Speech at the 2nd Regional Workshop on PAR at Provincial Level “Towards Evidence-based Public Administration Reforms: Experience and Initiatives from Provinces”

02 May 2009

Speaker: Ms Setsuko Yamazaki, UNDP Country Director
Date:        7 May 2009
Event:       2nd Regional Workshop on PAR at Provincial Level “Towards Evidence-based Public Administration Reforms:  Experience and Initiatives from Provinces”
Venue:      Da Nang City

Mr. Tran Van Minh, Chair of the People’s Committee of Da Nang
Mr. Tran Ngoc Nhan, Vietnam Fatherland Front
Dr. Dang Ngoc Dinh, Director of CECODES
Distinguished participants from Provincial People’s Committees and Departments, National Academy of Public Administration, and
Ladies and gentlemen,


It is a pleasure to be here this morning. I appreciate the opportunity to meet with so many distinguished public administration experts and have an opportunity to debate critical issues related to public administration reform. As a long-standing partner of Vietnam, UNDP supports your efforts to steer this energetic country to the next level of development through supporting critical public administration reform.

I would like to express my appreciation to the Department of Democracy and Law of the Vietnam Fatherland Front (VFF) and the Centre for Community Support and Development Studies (CECODES) under VUSTA for hosting this workshop, “Towards Evidence-based Public Administration Reforms: Experience and Initiatives from Provinces”. To promote the exchanging of experiences at the provincial level, there will be no better hosts than the Fatherland Front, representing the “people’s power”, in its important role of ensuring an oversight of the Government, as well as VUSTA representing the civil society in Viet Nam.

Over the past 30 years, Vietnam has successfully managed three transitions; from war to peace; from a centrally-planned economy to a market-oriented economy under the Doi Moi reforms; and most recently, from regional to international economic integration and globalization, marked by Vietnam’s accession to the WTO in January 2007.  The central region, which was most severely affected during the war while suffering from remnants of the war to this date, has a remarkable transformation, by retaining its rich culture and traditions abundant in the region.

Since 1977 UNDP has been supporting the Government of Vietnam and its policy makers through these challenging transitions, by providing neutral policy advice in strategic areas. Public Administration Reform is one of our key area of assistance to the country; and UNDP provided support for formulation of the first Public Administration Reform Master Plan from 2001-2010 and its implementation.

The intention of UNDP support is not to encourage any specific policy or approach. Rather, we focus on providing the Government and local authorities with information, skills, and fora for discussions so that Vietnamese policy-makers can make the best decisions for the sustainable economic and social development of the country. With this intention, UNDP commissioned six policy discussion papers on key elements of PAR reform which are the basis for discussions in today’s workshop.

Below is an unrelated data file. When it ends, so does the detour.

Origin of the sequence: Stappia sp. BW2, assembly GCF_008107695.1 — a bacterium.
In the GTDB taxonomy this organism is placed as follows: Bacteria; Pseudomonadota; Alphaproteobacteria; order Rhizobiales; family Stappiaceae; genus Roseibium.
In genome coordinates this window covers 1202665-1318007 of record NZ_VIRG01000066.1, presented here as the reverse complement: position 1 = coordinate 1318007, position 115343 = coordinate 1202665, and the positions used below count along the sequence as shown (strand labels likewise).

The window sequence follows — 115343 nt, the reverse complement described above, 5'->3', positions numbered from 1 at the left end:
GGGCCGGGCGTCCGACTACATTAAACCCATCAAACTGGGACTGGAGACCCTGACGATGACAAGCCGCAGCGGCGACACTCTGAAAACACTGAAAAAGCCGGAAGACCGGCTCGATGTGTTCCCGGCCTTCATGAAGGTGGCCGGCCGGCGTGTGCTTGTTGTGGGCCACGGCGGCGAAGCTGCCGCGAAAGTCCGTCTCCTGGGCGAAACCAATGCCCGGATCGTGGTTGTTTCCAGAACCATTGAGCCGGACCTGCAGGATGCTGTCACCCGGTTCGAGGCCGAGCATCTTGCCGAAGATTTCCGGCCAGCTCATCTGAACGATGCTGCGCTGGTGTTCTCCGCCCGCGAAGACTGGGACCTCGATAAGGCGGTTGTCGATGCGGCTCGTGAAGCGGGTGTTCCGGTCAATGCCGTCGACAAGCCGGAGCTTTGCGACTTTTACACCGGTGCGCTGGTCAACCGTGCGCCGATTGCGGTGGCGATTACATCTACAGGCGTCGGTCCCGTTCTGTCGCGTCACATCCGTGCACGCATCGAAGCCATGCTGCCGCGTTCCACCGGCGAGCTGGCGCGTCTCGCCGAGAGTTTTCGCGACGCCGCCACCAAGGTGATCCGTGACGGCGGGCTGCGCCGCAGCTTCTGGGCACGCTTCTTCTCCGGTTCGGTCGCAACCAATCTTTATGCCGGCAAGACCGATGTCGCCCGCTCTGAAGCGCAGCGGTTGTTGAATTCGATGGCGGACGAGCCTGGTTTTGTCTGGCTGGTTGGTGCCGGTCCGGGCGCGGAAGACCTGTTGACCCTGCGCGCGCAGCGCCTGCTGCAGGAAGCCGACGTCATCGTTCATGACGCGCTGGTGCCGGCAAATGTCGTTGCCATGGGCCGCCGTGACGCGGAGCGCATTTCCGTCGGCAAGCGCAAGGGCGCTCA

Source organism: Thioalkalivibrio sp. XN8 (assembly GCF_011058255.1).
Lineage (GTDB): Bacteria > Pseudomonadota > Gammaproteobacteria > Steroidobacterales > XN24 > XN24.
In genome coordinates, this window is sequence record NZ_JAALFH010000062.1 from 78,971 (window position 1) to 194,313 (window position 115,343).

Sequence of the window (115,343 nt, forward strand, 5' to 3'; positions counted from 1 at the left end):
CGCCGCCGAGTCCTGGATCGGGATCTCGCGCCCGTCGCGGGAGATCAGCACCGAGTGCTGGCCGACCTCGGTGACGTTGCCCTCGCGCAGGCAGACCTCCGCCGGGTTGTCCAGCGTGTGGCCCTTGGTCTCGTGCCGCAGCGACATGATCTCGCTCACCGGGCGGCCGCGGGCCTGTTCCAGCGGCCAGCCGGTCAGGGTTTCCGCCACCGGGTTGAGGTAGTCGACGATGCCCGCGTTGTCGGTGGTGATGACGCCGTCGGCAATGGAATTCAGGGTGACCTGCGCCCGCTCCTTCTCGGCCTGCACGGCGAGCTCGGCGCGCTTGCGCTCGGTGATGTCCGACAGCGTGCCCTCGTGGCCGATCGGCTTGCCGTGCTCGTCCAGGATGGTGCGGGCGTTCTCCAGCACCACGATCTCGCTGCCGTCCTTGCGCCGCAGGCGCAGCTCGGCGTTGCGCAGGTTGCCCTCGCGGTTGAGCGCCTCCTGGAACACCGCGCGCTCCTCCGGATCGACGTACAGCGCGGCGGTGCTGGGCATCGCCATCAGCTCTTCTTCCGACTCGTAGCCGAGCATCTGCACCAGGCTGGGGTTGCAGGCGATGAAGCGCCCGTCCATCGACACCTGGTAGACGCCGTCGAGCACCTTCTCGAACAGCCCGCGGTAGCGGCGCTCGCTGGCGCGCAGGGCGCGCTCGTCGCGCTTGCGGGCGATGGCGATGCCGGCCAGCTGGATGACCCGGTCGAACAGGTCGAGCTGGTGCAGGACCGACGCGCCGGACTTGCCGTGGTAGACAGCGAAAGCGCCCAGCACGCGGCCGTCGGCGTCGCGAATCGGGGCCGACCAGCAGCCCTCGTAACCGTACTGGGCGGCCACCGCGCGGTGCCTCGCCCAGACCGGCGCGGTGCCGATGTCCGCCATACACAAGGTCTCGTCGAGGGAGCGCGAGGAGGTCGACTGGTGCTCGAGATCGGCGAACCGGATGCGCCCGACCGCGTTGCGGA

Distinguished Friends,

At the moment Vietnam stands at a crossroads as it faces yet another transition – this time from a low income country to a middle income country.  Given our fast changing, turbulent world, I believe that this regional workshop on PAR at provincial level is extremely timely. It will help us have an open and frank discussion of the various challenges of public administration reform and the institutional framework for governance which in turn affect the country’s ability to steer the economy and society. 

This workshop is part of three regional workshops, based on the discussions at the central level in March 2009.  We see them as excellent opportunities to hear from provinces about their experiences and initiatives in implementation of public administration reforms in their localities, and to have input into policy making in Viet Nam.

We had the first regional workshop in HCMC where we learned the importance of hearing provincial perspectives on public administration reform to help take us to the fourth transition.  For instance, we learned the emerging needs for the government to strengthen its regulatory functions in the environmental, financial, and legal aspects, in addition to promotion of FDI, through one-stop shop and simplification of administrative procedures.

Conclusion

Effective public administration in this era of globalization is extremely challenging. The world economy is changing fast, with greater interconnectedness, more sophisticated technologies, and a growing need for international cooperation. Global business systems have been revolutionized in just the last 20 years. 

Keeping up with these changes, and anticipating future changes, will require efficient civil service with constant public administration reform based on evidence-based policy adjustments. The UN in Viet Nam is also undertaking reforms in order to better serve the country with quality policy advisory services as the country changes its profile into a middle-income country. UNDP is here to support your efforts by providing  knowledge networks involving scholars, business leaders and policy makers from around the world. I hope that the workshop will provide opportunities to reflect local voices in policy debates as you determine a future development path to middle income status.

Xin cam on!